The Witch’s Daughter

The Witch's Daughter (The Witch's Daughter, #1)The Witch’s Daughter by Paula Brackston
My rating: 3 of 5 stars

I ended up liking this, but it took me forever to get it read. Almost two months… If you can suspend belief and go with it as a fantasy novel, it’ll be fine. My problem is, I wanted it to be more of a historical novel with supernatural elements. It didn’t work that way for me. I don’t like historical made-up witchcraft depicted as modern-day Wicca. It just never rings true as “historical.” But take it as a fantasy, as a world unto itself, and then you have a pretty good story of good versus evil. I might even read the sequel, which is actually #4 in the series, I think.

Book description: In the spring of 1628, the Witchfinder of Wessex finds himself a true Witch. As Bess Hawksmith watches her mother swing from the Hanging Tree she knows that only one man can save her from the same fate: the Warlock Gideon Masters. Secluded at his cottage, Gideon instructs Bess, awakening formidable powers she didn’t know she had. She couldn’t have foreseen that even now, centuries later, he would be hunting her across time, determined to claim payment for saving her life. In present-day England, Elizabeth has built a quiet life. She has spent the centuries in solitude, moving from place to place, surviving plagues, wars, and the heartbreak that comes with immortality. Her loneliness comes to an abrupt end when she is befriended by a teenage girl called Tegan. Against her better judgment, Elizabeth opens her heart to Tegan and begins teaching her the ways of the Hedge Witch. But will she be able to stand against Gideon―who will stop at nothing to reclaim her soul―in order to protect the girl who has become the daughter she never had?

 

Advertisements

The Winter Witch

The Winter WitchThe Winter Witch by Paula Brackston

My rating: 4 of 5 stars

I’m a sucker for pretty much anything set in Wales, good or bad, but this book turned out to be a loving tribute to the landscape. The author has a lyrical way with words, and was able to create a strong sense of time and place, helped by the use of Welsh language words throughout. Morgana was an interesting character, and without the imposition of magic and witchcraft this could have been a 5-star historical romance. While I enjoy a good paranormal or fantasy story, I struggled a bit with it here. I wanted to be immersed in historical Wales, so every time magic was introduced it just didn’t seem quite right to me. I had a few historical quibbles – the use of the famous song Calon Lan, for example, which wasn’t written until 1890 probably at the earliest. It was interesting to learn something about Welsh cattle droving which died out in Wales after the introduction of railroads in the 1840s and 50s. Aside from the language (no glossary provided, which wasn’t an issue for me, but those who don’t know some basic Welsh might wish it had one), other elements of “Welshness” seemed contrived – let’s throw in some references to Welsh cakes and bara brith and carving love spoons. And corgis, of course. The author does live in Wales, and obviously loves her country. Despite my nit-picking here, I enjoyed the book enough to give it four stars. It’s a sweet love story, a tribute to Wales (especially the language and the landscape), and the triumph of good over evil.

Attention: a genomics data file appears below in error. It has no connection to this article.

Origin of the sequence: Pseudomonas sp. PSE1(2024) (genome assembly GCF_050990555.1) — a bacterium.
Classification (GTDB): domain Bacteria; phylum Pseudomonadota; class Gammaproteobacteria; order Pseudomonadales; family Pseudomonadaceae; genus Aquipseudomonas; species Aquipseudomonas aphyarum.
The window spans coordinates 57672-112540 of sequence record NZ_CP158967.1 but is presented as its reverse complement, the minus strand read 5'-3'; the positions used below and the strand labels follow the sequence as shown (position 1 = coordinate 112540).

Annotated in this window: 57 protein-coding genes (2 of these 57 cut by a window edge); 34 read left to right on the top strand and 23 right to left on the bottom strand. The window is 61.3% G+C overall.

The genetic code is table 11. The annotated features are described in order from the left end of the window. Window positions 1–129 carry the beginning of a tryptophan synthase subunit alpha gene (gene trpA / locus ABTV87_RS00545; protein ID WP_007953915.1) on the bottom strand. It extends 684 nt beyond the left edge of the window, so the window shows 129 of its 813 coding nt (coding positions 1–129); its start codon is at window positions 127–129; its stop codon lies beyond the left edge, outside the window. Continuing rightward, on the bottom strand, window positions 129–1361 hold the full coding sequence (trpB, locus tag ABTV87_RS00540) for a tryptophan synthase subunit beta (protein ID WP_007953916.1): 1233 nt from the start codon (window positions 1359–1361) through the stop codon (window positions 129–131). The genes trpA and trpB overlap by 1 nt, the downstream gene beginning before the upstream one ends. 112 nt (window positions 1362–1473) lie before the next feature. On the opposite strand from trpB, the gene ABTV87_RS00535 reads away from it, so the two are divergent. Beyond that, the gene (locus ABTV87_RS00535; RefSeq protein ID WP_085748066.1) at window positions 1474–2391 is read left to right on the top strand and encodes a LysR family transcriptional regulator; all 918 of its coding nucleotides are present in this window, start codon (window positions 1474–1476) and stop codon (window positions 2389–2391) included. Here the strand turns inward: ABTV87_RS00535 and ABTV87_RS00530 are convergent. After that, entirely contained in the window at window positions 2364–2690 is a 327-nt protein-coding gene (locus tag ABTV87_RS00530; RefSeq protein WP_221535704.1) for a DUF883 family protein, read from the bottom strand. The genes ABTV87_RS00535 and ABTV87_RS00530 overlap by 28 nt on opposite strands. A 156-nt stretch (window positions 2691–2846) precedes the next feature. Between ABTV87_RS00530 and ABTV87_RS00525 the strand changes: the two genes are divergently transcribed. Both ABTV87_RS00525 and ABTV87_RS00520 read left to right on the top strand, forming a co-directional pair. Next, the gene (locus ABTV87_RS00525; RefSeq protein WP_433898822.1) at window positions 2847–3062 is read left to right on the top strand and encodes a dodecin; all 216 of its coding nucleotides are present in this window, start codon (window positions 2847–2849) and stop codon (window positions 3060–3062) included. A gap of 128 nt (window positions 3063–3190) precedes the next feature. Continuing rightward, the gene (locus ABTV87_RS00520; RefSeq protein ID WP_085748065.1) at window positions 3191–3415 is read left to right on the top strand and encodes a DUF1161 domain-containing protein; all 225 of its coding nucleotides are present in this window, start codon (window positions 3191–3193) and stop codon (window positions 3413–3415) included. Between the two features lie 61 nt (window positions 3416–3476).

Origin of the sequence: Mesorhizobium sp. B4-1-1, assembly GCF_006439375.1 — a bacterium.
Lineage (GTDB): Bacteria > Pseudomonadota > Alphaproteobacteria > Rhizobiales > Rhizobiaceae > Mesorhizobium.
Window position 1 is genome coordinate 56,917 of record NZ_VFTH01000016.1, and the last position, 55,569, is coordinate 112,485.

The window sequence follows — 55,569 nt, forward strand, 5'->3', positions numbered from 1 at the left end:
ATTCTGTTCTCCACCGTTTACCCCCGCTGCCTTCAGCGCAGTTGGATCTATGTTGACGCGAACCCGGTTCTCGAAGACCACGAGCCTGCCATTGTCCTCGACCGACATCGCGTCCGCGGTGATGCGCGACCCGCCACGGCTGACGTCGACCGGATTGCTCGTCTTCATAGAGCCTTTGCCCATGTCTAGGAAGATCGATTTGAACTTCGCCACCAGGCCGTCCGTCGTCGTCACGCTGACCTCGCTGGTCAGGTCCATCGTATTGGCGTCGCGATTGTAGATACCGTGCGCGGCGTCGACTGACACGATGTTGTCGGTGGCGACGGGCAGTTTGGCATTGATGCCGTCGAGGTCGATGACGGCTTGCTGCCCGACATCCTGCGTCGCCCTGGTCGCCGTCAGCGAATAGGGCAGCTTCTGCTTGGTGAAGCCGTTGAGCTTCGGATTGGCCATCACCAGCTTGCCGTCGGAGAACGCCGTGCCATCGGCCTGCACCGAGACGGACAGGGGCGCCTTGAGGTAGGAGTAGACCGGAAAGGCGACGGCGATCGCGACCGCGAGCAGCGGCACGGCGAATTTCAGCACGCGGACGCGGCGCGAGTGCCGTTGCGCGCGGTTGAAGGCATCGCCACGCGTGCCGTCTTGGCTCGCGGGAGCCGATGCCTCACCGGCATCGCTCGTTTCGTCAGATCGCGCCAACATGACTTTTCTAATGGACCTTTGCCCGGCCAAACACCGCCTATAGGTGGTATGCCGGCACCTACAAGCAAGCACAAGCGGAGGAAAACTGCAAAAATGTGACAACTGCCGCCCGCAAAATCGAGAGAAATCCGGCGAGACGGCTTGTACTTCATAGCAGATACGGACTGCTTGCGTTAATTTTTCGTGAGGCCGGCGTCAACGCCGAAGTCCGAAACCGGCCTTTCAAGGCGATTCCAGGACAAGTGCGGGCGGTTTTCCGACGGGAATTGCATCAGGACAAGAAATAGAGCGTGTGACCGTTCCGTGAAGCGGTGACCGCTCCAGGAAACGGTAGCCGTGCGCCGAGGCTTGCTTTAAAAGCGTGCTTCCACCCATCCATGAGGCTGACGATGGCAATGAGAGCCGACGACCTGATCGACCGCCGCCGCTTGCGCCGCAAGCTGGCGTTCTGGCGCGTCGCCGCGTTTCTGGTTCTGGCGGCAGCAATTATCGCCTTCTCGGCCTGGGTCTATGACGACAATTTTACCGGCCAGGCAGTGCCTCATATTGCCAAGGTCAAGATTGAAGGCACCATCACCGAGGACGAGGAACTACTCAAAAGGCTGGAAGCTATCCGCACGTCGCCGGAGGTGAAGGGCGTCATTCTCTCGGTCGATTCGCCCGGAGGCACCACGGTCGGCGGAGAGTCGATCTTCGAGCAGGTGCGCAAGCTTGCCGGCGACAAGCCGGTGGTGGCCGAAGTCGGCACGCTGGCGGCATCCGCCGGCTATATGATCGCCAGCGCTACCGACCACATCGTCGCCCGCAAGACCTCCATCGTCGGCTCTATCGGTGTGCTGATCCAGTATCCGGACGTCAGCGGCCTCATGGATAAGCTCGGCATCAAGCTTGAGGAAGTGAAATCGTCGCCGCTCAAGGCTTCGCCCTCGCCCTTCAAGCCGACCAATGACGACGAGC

Book Description: In her small early-nineteenth-century Welsh town, there is no one quite like Morgana, who has not spoken since she was a young girl. Her silence is a mystery, as well as her magic. Concerned for her safety, her mother is anxious to see her married, and Cai Jenkins, a widower from the far hills, seems the best choice. After her wedding, Morgana is heartbroken at leaving her mother, and wary of this man, whom she does not know, and who will take her away to begin a new life. But she soon falls in love with Cai’s farm and the wild mountains that surround it. Cai works to understand the beautiful half-tamed creature he has chosen for a bride, and slowly, he begins to win Morgana’s affections. It’s not long, however, before her strangeness begins to be remarked upon in her new village. A dark force is at work there — a person who will stop at nothing to turn the townspeople against Morgana. Forced to defend her home, her man, and herself, Morgana must learn to harness her power, or she will lose everything. (from book jacket)

About the author: Paula Brackston lives in a wild, mountainous part of Wales. She has an MA in Creative Writing from Lancaster University, and is a Visiting Lecturer for the University of Wales, Newport. Before becoming a writer, Paula tried her hand at various career paths, with mixed success. These included working as a groom on a racing yard, as a travel agent, a secretary, an English teacher, and a goat herd. Everyone involved (particularly the goats) is very relieved that she has now found a job she is actually able to do properly. (from author’s website)